Geschichten vom Küblkind (1970) is one of the most magnificent works of West German film. The Kübelkind (dumpster child) is not obedient. He is just as asocial as any child whose parents have not managed to wean out of him the last remnants of self, or maybe a even a bit more. The stories are sometimes revolting and sometimes shocking and sometimes comical and sometimes cute. Geschichten vom Küblkind is cinema through and through in 23 stories. One could spend one’s whole life with the 204 minutes of the Geschichten vom Küblkind. —oberhausener-manifest.com
Edgar Reitz was born on the 1st of November 1932 in Morbach, a small town in the German Hunsrück Mountains. There his father Robert owned a small clockmakers shop, and his grandfather Johann Reitz worked as a Blacksmith in Morbach-Hundheim. Edgar Reitz has two younger siblings. His sister Heli, and his brother Guido who assumed his fathers trade and took over the Clock Shop.
During the time he attended school in Simmern, Reitz had already started acting and stage-managing in a theater subsidized by his German teacher Karl Windhäuser. After earning his Abitur (a diploma required to qualify for university entrance in Germany), he moved in 1952, motivated by Windhäuser, to Munich to study German language, literature, journalism, dramatics, and art history. During this time he was already sporadically publishing poems and narrations, and was a co-editor of a literary journal. He was fully engaged with the avant-garde of music, arts, literature and film, and in 1953 he was one of… read more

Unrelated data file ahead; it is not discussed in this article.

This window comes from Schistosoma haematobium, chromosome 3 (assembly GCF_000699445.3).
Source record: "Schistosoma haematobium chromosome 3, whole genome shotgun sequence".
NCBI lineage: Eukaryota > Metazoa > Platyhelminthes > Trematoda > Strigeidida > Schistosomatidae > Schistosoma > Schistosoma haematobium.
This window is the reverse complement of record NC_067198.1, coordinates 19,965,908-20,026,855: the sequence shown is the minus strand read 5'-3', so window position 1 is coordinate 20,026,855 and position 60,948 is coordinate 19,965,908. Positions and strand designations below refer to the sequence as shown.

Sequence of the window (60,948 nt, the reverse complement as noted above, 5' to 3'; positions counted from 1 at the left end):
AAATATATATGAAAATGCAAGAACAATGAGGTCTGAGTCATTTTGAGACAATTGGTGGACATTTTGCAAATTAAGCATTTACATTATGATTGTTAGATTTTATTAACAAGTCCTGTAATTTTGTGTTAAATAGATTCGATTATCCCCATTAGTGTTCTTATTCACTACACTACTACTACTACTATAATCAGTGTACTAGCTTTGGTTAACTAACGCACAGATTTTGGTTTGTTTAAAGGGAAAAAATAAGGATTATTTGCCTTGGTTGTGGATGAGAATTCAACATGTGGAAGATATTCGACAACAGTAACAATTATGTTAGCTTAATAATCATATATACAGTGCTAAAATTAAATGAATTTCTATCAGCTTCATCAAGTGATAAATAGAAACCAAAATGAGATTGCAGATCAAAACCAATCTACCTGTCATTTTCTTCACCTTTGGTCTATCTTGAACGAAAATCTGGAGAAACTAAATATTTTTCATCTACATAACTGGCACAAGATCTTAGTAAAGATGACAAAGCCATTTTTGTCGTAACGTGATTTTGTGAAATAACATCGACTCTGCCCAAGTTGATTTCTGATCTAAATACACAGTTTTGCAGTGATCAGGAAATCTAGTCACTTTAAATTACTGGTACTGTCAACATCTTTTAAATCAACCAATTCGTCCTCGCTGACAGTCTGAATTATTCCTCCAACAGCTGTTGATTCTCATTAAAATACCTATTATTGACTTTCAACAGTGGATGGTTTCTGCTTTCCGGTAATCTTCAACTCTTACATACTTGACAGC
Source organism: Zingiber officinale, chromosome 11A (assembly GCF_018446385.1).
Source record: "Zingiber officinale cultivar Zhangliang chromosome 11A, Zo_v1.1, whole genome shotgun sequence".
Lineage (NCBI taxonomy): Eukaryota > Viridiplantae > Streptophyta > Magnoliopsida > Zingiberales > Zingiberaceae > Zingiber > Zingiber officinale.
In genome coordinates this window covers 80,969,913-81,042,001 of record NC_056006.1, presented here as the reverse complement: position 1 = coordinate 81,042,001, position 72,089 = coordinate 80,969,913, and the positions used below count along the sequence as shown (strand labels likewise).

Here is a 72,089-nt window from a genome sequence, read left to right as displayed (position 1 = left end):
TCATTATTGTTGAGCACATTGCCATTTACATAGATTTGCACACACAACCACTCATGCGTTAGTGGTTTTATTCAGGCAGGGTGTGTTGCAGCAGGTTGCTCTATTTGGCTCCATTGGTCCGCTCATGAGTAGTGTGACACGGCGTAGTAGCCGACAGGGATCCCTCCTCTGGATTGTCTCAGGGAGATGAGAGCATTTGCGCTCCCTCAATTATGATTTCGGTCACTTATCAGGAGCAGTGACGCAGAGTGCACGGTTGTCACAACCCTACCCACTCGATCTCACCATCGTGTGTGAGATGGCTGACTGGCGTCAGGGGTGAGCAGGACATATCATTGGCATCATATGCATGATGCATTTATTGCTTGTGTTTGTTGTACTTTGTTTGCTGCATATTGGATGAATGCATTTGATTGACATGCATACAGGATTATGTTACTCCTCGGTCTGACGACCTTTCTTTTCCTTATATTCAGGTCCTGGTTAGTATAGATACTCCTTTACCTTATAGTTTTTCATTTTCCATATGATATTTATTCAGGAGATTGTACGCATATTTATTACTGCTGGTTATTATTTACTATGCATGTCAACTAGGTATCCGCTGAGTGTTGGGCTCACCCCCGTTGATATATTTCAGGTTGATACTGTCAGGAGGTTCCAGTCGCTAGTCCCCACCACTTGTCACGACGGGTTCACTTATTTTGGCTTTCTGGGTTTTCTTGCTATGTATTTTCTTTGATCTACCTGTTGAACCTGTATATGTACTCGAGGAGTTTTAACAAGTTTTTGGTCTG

Ula Stöckl was born in Ulm, Germany, in 1938. She studied cinema in 1963 at the newly established film section of the Hochschule für Gestaltung (HfG) in Ulm, under the instruction of Alexander Kluge and Edgar Reitz, where the theory of the ‘auteur’ (auterism) found fertile ground, giving impetus to the birth of the New German Cinema.
Stöckl would soon become one of Germany’s most important filmmakers. She has made over 20 films, the majority of which she was screenwriter and producer/co-producer. Her films have been screened at more than 70 festivals and she has been a guest-lecturer at a number of universities. She has also given presentations at the Goethe Institute in many different countries throughout Europe as well as in Australia, America and Canada.
Her visual language developed early and is recognizable for its multi-layered narrative, breaking the confines of traditional film language. The use of montage, fantasy, metaphor, documentary narrative and a mixture… read more